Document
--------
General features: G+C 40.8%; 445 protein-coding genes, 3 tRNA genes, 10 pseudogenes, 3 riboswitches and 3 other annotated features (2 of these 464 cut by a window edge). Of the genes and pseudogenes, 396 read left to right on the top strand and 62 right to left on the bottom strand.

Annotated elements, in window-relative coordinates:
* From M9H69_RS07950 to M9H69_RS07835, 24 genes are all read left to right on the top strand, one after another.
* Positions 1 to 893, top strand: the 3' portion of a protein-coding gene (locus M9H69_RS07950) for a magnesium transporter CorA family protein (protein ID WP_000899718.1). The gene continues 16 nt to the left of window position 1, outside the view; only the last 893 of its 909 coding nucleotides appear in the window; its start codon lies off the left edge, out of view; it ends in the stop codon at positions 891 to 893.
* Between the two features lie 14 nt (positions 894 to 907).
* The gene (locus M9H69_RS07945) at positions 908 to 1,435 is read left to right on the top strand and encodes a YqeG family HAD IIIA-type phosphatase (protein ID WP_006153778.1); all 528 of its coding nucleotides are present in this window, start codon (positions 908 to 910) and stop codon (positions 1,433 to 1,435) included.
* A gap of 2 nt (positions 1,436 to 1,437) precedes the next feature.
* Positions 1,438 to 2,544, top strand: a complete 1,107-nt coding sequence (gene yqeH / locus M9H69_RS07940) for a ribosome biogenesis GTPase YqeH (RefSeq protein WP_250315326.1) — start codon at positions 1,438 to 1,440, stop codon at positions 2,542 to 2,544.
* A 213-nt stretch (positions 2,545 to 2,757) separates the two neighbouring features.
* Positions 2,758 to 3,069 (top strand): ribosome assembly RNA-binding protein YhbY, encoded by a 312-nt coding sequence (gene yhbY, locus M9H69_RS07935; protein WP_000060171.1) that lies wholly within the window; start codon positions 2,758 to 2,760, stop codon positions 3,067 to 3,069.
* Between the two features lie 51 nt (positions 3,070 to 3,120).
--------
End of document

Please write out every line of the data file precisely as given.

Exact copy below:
General features: G+C 40.8%; 445 protein-coding genes, 3 tRNA genes, 10 pseudogenes, 3 riboswitches and 3 other annotated features (2 of these 464 cut by a window edge). Of the genes and pseudogenes, 396 read left to right on the top strand and 62 right to left on the bottom strand.

Annotated elements, in window-relative coordinates:
* From M9H69_RS07950 to M9H69_RS07835, 24 genes are all read left to right on the top strand, one after another.
* Positions 1 to 893, top strand: the 3' portion of a protein-coding gene (locus M9H69_RS07950) for a magnesium transporter CorA family protein (protein ID WP_000899718.1). The gene continues 16 nt to the left of window position 1, outside the view; only the last 893 of its 909 coding nucleotides appear in the window; its start codon lies off the left edge, out of view; it ends in the stop codon at positions 891 to 893.
* Between the two features lie 14 nt (positions 894 to 907).
* The gene (locus M9H69_RS07945) at positions 908 to 1,435 is read left to right on the top strand and encodes a YqeG family HAD IIIA-type phosphatase (protein ID WP_006153778.1); all 528 of its coding nucleotides are present in this window, start codon (positions 908 to 910) and stop codon (positions 1,433 to 1,435) included.
* A gap of 2 nt (positions 1,436 to 1,437) precedes the next feature.
* Positions 1,438 to 2,544, top strand: a complete 1,107-nt coding sequence (gene yqeH / locus M9H69_RS07940) for a ribosome biogenesis GTPase YqeH (RefSeq protein WP_250315326.1) — start codon at positions 1,438 to 1,440, stop codon at positions 2,542 to 2,544.
* A 213-nt stretch (positions 2,545 to 2,757) separates the two neighbouring features.
* Positions 2,758 to 3,069 (top strand): ribosome assembly RNA-binding protein YhbY, encoded by a 312-nt coding sequence (gene yhbY, locus M9H69_RS07935; protein WP_000060171.1) that lies wholly within the window; start codon positions 2,758 to 2,760, stop codon positions 3,067 to 3,069.
* Between the two features lie 51 nt (positions 3,070 to 3,120).